An artist;s impression of the Uretek polymer injection method.

ONE of the world’s fastest and least disruptive methods of ground strengthening is set to be launched on the Gulf construction market. The Uretek polymer injection systems, which involve the injection of aggressively-expanding specialised polymer resins beneath roads, floors, airport runways and industrial units, are expected to gain ground in the region as they consolidate the ground and provide immediate lift where necessary.

“Writing a new chapter in geotechnical engineering as an alternative to piling and underpinning, the innovative approach avoids slab breakout and replacement with its attendant disruptions and delays,” says a spokesman for Uretek. “Factories, warehouses and commercial premises can usually continue to operate normally while work using Uretek is carried out, offering huge cost savings and reducing repair time from months to weeks or even days. Roads and runways can be strengthened and stabilised within hours, and remain fully useable at peak times. And although quick to apply, repairs are durable as the polymers have a design life of 120 years.”
Uretek’s slab-lifting process is highly accurate and controllable, achieving the required levelling up to +/-0.5 mm, he says.
Elaborating on how Uretek solves the problems of slab-settlement, the spokesman says: “Settlement of slabs is most often associated with the presence of poor compacted or inappropriately classified fill material. Ground slabs are designed to distribute loads to the immediate sub-base and fill. If the soils are poorly compacted, they will consolidate under the realisation of any design loading upon the slab. Uretek’s slab-lifting method acts directly on the subsoils by filling any voids and re-compacting the more superficial layers of fill. Finally, via the highly expansive and controlled nature of the resin injections, it will apply thrust to the underside of the flooring, lifting the floor to the original or desired level.”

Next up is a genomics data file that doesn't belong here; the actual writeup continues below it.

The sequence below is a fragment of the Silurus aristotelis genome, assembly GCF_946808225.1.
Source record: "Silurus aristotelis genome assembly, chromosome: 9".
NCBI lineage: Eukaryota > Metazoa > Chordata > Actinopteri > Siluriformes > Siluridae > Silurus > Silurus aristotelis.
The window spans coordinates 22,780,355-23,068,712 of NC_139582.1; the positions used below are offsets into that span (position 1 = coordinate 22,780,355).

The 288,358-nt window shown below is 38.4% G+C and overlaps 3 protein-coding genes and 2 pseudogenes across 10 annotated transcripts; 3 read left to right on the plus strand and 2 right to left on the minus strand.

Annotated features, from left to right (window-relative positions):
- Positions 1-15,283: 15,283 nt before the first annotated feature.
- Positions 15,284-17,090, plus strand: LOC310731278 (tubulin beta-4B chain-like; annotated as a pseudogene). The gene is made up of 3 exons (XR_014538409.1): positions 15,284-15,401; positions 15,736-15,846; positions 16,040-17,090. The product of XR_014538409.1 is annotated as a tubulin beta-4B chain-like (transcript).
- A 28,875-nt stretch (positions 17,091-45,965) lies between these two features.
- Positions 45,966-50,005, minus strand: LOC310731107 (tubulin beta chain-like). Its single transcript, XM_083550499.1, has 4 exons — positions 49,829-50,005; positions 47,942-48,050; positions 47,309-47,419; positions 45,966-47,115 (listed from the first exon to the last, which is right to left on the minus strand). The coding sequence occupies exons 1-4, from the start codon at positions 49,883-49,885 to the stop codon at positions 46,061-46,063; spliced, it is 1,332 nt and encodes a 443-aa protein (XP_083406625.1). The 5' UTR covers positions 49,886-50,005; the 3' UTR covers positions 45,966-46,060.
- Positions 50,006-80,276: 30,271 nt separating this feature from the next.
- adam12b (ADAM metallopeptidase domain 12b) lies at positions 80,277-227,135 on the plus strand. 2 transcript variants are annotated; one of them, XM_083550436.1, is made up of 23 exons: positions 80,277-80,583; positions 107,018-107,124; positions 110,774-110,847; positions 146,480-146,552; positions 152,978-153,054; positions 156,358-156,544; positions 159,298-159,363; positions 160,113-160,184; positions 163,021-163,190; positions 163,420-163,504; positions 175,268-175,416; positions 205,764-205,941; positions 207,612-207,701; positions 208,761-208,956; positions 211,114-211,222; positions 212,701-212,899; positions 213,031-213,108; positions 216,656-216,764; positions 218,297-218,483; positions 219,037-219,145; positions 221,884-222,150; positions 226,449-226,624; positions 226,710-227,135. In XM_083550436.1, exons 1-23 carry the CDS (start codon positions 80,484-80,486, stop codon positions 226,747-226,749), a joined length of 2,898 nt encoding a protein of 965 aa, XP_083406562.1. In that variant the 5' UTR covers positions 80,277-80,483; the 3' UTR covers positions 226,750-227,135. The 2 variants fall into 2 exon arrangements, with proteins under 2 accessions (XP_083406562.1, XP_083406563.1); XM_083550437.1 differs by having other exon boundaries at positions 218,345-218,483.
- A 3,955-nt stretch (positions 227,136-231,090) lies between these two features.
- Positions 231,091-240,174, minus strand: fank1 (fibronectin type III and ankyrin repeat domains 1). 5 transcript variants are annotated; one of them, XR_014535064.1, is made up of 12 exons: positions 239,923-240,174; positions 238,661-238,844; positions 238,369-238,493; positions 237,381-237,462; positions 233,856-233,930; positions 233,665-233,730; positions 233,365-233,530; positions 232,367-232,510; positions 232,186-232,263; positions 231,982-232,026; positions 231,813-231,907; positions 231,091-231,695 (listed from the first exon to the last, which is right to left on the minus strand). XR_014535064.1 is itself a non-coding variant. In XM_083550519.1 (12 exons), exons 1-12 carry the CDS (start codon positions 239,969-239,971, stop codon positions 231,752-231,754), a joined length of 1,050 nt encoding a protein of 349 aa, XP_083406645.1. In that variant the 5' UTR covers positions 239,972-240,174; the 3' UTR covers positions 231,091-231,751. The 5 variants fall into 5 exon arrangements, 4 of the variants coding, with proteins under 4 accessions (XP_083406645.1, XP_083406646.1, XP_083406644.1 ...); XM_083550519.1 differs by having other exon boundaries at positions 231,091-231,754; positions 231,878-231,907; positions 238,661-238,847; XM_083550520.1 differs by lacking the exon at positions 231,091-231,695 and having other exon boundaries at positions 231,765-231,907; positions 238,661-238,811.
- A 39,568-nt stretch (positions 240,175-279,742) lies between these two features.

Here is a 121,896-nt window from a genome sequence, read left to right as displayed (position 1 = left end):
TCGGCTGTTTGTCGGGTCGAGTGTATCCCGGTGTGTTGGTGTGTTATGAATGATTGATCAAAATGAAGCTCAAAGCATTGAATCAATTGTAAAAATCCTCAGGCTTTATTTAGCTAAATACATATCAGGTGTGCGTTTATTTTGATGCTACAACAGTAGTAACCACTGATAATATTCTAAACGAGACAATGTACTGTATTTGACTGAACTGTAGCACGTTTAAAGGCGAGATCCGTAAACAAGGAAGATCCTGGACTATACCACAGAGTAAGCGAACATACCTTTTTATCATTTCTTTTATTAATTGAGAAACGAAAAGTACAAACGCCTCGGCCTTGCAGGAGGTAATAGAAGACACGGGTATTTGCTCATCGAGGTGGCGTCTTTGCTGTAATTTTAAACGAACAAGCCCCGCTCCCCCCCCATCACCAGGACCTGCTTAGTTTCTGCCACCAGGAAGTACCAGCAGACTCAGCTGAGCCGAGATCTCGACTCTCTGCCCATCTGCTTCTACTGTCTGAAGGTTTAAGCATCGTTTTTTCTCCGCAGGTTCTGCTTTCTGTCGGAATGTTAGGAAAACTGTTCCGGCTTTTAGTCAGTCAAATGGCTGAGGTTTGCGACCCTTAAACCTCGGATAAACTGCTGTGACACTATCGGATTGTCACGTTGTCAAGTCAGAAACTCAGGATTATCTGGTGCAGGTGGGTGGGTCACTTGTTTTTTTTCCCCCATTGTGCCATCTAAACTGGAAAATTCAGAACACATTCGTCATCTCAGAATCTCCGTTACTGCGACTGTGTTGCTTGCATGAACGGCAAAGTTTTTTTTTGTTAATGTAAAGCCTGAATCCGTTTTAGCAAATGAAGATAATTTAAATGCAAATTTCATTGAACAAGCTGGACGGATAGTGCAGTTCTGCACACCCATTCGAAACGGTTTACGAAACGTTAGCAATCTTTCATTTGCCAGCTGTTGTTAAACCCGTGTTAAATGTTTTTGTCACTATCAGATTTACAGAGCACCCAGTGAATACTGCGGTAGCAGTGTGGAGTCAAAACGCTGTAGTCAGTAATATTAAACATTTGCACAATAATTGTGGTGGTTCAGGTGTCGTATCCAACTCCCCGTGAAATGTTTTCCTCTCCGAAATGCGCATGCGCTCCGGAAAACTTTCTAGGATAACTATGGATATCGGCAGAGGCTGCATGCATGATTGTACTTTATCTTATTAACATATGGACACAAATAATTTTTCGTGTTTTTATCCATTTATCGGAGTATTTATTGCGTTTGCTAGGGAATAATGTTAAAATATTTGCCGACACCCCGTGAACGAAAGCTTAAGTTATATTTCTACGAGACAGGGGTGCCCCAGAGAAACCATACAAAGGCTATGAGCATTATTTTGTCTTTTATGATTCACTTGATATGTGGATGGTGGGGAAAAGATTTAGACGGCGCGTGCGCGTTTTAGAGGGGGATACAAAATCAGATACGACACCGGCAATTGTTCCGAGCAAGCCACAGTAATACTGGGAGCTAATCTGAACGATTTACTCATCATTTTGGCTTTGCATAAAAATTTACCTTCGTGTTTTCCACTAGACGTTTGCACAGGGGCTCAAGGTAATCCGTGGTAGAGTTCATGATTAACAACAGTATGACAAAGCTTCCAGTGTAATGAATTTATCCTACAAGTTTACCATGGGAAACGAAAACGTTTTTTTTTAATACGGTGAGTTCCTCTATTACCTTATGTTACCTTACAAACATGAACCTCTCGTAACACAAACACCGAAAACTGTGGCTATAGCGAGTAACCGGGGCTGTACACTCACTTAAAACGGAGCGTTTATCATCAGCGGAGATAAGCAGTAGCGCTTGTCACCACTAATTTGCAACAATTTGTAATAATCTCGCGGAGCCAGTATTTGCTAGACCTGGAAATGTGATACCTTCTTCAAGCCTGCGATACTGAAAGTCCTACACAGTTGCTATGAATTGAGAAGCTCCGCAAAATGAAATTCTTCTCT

Polymer resins and a catalyst are injected in a liquid state through holes of 15 to 20 mm diameter drilled through the slab. The material immediately expands to up to 30 times its original volume, filling voids and consolidating the ground, the spokesman explains.
He continues: “It is possible to restrict the treatment to consolidation of the sub-base only, but if required, further injections will provide a lift in an upward direction to gradually and gently lift the slab, a process carefully monitored by laser level.
“The treatment can usually be applied without removing fixtures or machinery and allows each area to be treated in a very precise way, avoiding the interruption of commercial activity on the site as a whole. Treated areas can return to normal use within 15 minutes of the injection process being completed.
“The deep injection process enables the strengthening process to be applied at further depth, typically reaching 6 to 7 m bgl (below ground level). Unlike cementitious products, the material does not add significant weight to what is usually already poorly consolidated ground.”
The Uretek floor and slab lifting process provides a fast, accurate and cost-effective remedial solution for stabilising and where possible re-levelling sunken concrete slabs. Applications range from domestic repairs to large industrial and commercial projects, roads and airport runways.
Uretek processes, invented in Finland in 1980, provide suitable solutions for improving earthworks, soil compaction, and preventing or correcting the rotation of structures.
Another recent innovative development from the company is the Uretek PowerPile system, where geotextile tubes are inserted through very small holes – around 35 mm in diameter – and then inflated with Uretek resin to diameters of around 330 mm.
“When inserted at close centres, the PowerPiles provide up to 600 per cent increase in bearing pressure in surrounding ground and are a useful tool for remedial work in a wide range of circumstances,” he says.
They can be utilised as an alternative to traditional piles in remedial projects and have very effective load transfer characteristics, with working load of up to 150 kN per pile.
Uretek methods are now used in more than 40 countries worldwide, including the US, Australia, France, Italy and China and the company is now keenly eyeing prospects in the Gulf region, which offers great potential for business, according to Uretek UK.
Says Uretek UK’s geotechnical manager Stephen Cooper: “Having established contacts in the Gulf and received enquiries relating to subsidence and the improvement of earthworks, we’re looking forward to assisting on a number of prestigious projects. The civil engineering boom that has taken place in the Gulf has inevitably created some requirement for remedial measures. This is probably the most dynamic construction environment in the world today, and nobody will want remediation to be time-consuming or disruptive. This makes it highly likely that there will be an increasing role for the Uretek processes.”